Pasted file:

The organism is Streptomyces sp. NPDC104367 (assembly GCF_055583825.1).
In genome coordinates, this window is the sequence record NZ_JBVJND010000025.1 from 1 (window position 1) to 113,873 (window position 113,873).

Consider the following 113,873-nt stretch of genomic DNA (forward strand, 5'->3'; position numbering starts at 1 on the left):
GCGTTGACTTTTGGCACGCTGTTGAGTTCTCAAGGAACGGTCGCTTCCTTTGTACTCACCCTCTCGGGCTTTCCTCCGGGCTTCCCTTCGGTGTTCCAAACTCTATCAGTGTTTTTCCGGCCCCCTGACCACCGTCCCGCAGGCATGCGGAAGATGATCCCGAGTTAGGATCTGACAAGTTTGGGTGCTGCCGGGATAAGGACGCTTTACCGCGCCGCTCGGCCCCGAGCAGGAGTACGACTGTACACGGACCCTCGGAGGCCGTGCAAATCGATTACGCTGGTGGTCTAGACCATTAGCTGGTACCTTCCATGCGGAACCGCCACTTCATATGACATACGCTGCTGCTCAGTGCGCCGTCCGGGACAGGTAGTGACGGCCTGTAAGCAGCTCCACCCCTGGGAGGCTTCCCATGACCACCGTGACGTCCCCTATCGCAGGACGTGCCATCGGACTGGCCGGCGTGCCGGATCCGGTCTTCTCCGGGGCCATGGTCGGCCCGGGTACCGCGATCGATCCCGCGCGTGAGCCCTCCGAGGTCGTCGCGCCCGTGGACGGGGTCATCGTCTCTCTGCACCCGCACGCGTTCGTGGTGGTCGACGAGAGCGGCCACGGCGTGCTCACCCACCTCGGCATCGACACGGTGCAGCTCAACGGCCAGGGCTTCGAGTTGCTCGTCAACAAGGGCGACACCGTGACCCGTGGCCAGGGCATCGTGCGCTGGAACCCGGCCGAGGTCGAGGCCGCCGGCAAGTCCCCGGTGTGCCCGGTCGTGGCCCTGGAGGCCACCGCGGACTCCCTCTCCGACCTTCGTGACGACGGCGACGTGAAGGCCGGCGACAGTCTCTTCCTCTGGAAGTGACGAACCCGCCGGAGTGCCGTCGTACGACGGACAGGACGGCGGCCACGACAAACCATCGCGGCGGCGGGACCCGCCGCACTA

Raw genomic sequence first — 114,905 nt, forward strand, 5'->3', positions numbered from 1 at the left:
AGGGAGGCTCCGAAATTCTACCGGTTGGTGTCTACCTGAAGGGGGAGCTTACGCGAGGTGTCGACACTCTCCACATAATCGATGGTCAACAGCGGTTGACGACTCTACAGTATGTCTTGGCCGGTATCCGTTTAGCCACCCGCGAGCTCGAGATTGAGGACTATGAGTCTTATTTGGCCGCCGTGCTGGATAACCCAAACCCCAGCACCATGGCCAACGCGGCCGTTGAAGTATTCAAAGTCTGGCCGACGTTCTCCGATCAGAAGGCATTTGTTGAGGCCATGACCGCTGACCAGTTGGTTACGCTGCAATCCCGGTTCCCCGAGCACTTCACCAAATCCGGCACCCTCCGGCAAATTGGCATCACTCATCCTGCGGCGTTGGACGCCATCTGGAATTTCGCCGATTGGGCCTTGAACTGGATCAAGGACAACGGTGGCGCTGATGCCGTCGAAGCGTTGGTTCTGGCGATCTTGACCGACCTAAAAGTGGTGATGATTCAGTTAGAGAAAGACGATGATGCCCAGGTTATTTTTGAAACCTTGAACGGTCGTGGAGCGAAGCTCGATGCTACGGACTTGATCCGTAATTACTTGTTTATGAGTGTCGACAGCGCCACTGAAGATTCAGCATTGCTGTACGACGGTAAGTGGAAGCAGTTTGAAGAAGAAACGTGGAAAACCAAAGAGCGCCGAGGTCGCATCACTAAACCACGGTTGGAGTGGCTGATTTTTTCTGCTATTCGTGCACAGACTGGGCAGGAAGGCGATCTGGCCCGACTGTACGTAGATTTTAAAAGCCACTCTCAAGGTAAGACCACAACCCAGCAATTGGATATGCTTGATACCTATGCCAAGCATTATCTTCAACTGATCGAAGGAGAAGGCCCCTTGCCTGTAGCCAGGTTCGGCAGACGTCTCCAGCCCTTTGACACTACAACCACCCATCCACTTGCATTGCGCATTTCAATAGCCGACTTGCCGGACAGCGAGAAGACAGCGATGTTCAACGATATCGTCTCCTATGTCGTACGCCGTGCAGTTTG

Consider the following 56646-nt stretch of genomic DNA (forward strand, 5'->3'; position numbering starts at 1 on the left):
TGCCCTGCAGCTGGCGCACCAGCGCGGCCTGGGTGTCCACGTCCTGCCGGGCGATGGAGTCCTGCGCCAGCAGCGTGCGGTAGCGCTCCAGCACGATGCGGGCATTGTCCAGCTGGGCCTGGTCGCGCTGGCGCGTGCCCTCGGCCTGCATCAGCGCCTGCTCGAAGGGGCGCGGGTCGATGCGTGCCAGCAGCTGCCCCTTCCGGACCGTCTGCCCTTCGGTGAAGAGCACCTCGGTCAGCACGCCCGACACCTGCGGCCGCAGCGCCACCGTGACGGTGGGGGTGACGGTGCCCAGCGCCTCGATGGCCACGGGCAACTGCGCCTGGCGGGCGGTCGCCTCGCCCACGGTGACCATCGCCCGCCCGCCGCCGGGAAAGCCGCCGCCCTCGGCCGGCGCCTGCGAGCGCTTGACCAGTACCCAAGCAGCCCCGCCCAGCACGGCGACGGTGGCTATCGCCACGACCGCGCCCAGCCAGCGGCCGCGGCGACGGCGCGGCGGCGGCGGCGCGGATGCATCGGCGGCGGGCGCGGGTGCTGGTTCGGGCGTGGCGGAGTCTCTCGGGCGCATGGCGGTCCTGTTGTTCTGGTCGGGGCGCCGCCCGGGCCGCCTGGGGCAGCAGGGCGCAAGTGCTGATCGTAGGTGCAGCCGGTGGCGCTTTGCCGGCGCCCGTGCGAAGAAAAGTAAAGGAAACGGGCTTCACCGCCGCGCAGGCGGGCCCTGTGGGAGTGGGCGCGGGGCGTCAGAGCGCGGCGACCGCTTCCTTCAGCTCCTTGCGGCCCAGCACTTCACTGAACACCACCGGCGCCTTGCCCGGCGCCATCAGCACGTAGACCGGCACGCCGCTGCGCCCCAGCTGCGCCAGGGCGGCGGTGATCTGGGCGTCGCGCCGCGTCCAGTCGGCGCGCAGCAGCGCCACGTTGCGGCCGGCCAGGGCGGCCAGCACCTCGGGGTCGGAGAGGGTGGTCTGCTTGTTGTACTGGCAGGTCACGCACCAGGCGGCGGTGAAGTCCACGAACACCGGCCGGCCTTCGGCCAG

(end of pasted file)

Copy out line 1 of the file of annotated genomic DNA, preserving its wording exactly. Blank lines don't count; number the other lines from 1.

The organism is Streptomyces sp. NPDC104367 (assembly GCF_055583825.1).